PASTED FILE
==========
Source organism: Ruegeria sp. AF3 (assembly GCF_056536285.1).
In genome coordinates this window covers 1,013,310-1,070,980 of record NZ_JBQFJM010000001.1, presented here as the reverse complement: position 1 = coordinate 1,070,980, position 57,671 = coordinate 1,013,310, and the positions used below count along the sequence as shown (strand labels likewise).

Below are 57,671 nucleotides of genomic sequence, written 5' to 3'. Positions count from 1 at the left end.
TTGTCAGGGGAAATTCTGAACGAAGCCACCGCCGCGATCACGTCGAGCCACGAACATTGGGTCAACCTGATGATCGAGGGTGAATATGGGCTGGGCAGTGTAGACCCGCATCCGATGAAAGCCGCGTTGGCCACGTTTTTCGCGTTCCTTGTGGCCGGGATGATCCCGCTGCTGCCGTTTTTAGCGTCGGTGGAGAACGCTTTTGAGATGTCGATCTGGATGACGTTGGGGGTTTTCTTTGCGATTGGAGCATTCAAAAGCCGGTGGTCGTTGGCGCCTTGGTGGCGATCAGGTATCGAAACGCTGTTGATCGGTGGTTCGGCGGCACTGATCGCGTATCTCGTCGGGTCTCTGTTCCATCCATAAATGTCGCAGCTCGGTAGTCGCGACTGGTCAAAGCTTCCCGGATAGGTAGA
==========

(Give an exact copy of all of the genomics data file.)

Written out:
Source organism: Ruegeria sp. AF3 (assembly GCF_056536285.1).
In genome coordinates this window covers 1,013,310-1,070,980 of record NZ_JBQFJM010000001.1, presented here as the reverse complement: position 1 = coordinate 1,070,980, position 57,671 = coordinate 1,013,310, and the positions used below count along the sequence as shown (strand labels likewise).

Below are 57,671 nucleotides of genomic sequence, written 5' to 3'. Positions count from 1 at the left end.
TTGTCAGGGGAAATTCTGAACGAAGCCACCGCCGCGATCACGTCGAGCCACGAACATTGGGTCAACCTGATGATCGAGGGTGAATATGGGCTGGGCAGTGTAGACCCGCATCCGATGAAAGCCGCGTTGGCCACGTTTTTCGCGTTCCTTGTGGCCGGGATGATCCCGCTGCTGCCGTTTTTAGCGTCGGTGGAGAACGCTTTTGAGATGTCGATCTGGATGACGTTGGGGGTTTTCTTTGCGATTGGAGCATTCAAAAGCCGGTGGTCGTTGGCGCCTTGGTGGCGATCAGGTATCGAAACGCTGTTGATCGGTGGTTCGGCGGCACTGATCGCGTATCTCGTCGGGTCTCTGTTCCATCCATAAATGTCGCAGCTCGGTAGTCGCGACTGGTCAAAGCTTCCCGGATAGGTAGA